The Mysterious Misery

Fiction Apr 18, 2020

I incessantly wonder what goes on inside that walnut organ of beings. What instigates them to do things that they do. I was hooked, to say the least by the emeralds of the Amish. The volumes that the eyes of that sheer thirteen years spoke was hypnotic. The impending misery telling tales that the little soul went through was haunting. As he went on without a flick reading the book in his hands, " THE ROTHSCHILD JOURNAL, 1897". How come he was all alone on the armada? Where were his parents? The replication lingered in the air without a hint. My mind was in a haywire seeking to be sorted as I continued observing my lonesome companion in this boogie settled across me. As on que feeling my eyes upon him, he gazed at the time machine settled on his wrist. A look of worry etched his face and as soon as it came, it was gone, replaced by a brave look as of a martyr ready to sacrifice himself to the supreme fate. Fidgeting began of then once quiet boy, I was confused. Never in my life had I a greater urge to decipher what was going on, the fear of being clueless bringing out my worst behavior as now I continued to openly stare at him. The interesting book in my lap no longer serving its purpose when abruptly the shadow in front of me grew to its full height. The boy daring me to utter a syllable as he shushed me with one look. What really was in him to be so fearless. Tearing my eyes from him I looked at the masterpiece he had been reading for the past hour. Only five words made their existence known on the blank coffee paper.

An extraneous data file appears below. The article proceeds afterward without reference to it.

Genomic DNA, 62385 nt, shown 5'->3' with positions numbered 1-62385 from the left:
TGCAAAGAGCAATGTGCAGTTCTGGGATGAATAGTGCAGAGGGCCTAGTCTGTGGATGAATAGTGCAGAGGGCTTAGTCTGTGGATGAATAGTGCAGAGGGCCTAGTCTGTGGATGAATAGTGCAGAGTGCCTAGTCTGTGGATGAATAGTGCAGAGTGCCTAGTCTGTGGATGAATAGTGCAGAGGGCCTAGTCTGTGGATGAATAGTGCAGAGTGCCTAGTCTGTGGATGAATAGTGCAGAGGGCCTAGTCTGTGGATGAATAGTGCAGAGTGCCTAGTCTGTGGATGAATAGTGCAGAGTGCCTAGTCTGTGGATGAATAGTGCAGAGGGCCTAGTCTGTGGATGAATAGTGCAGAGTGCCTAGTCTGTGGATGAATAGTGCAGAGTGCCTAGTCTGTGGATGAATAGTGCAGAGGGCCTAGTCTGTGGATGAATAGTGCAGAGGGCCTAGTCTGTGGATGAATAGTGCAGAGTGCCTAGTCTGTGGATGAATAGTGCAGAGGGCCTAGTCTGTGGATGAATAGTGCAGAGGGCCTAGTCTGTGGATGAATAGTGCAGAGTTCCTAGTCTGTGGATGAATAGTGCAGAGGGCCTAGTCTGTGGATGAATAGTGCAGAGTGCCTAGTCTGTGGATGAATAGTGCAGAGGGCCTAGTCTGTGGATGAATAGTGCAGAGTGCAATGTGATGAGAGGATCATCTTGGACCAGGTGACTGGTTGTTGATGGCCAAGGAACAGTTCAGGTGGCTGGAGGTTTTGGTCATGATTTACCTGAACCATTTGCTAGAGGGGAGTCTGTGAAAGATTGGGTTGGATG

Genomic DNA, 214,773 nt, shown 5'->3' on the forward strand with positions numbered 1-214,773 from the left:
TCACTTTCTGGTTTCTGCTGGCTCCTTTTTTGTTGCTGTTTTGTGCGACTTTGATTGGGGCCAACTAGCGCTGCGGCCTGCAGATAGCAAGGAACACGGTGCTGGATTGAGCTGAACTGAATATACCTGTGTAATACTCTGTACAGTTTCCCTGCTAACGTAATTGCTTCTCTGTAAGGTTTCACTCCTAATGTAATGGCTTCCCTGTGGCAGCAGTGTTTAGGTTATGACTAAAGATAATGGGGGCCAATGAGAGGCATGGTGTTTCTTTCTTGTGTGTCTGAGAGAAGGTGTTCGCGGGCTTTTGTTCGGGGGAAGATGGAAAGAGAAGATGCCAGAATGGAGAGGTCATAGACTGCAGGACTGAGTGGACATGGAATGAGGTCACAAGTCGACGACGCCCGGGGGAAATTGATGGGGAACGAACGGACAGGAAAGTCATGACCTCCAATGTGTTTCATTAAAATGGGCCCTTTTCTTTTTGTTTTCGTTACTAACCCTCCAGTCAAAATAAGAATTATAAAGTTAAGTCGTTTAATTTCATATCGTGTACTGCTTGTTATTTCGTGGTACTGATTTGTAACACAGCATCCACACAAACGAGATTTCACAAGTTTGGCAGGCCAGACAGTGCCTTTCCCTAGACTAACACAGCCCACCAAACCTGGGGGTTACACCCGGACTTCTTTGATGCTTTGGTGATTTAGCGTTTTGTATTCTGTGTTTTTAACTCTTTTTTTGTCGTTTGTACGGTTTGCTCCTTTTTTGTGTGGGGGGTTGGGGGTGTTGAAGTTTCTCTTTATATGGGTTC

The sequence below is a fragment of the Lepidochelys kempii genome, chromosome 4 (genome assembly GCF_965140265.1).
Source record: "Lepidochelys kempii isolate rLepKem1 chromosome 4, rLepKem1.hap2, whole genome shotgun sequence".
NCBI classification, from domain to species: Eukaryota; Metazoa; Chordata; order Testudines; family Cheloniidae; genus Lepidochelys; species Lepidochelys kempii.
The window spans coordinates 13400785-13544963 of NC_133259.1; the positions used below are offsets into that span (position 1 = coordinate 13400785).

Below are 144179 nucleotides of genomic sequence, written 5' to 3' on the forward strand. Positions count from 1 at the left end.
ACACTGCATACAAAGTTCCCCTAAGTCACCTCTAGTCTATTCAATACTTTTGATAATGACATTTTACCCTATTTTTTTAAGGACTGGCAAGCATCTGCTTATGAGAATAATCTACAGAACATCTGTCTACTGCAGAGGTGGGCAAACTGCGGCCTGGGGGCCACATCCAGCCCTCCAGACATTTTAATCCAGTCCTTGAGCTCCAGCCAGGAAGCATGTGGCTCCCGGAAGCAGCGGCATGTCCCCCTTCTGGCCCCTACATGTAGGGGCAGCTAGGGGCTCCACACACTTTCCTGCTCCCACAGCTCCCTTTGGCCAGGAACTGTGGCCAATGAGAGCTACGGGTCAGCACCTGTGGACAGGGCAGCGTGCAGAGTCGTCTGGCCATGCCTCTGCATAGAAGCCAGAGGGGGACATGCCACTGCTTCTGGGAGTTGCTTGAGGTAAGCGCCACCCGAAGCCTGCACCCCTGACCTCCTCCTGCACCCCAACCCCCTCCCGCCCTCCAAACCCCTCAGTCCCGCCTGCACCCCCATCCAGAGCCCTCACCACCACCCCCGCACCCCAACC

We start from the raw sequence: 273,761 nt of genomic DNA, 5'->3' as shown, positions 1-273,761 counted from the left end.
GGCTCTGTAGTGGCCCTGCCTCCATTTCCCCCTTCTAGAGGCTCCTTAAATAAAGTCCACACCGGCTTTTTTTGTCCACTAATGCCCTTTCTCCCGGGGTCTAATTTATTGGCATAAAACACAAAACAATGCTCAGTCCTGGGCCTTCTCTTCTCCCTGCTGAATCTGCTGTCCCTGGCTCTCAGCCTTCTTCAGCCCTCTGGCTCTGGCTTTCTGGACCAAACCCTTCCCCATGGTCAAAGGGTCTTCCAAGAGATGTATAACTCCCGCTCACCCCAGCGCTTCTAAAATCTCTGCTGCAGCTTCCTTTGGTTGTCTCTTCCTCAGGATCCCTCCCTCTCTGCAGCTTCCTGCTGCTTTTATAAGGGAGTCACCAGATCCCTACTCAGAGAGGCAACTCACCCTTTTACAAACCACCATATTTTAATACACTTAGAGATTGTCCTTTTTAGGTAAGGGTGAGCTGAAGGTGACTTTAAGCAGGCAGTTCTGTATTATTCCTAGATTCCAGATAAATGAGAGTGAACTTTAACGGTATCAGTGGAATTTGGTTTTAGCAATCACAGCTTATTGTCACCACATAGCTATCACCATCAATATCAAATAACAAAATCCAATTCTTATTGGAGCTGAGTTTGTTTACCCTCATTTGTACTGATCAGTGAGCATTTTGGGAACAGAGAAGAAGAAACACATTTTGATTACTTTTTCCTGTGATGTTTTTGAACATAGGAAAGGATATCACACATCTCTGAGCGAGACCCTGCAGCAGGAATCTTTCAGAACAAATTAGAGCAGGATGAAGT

And in a smooth calligraphy only an Amish could trace was written in bold

‘Oct 17,1897’

For the war shall end.

The moonlight peeking through the window stipulating we were on our way to freedom, a few miles were all that was left. As we ferried to the states away from the streets full of hardships making me sigh in content. But as a thunder on the stormy night, realization hit me. I glanced at the boy who had his eyes closed shielding him from all the darkness and reciting a lullaby in his head or was it a battle-cry? Opening his eyes with profound heroism, he pulled out his shooter and fired. “I’m sorry” were the last words that ever made pass through the curtain of my ears before everything went dark with the sight of a horrified yet gratified Amish boy to behold.

-Srishti Karira

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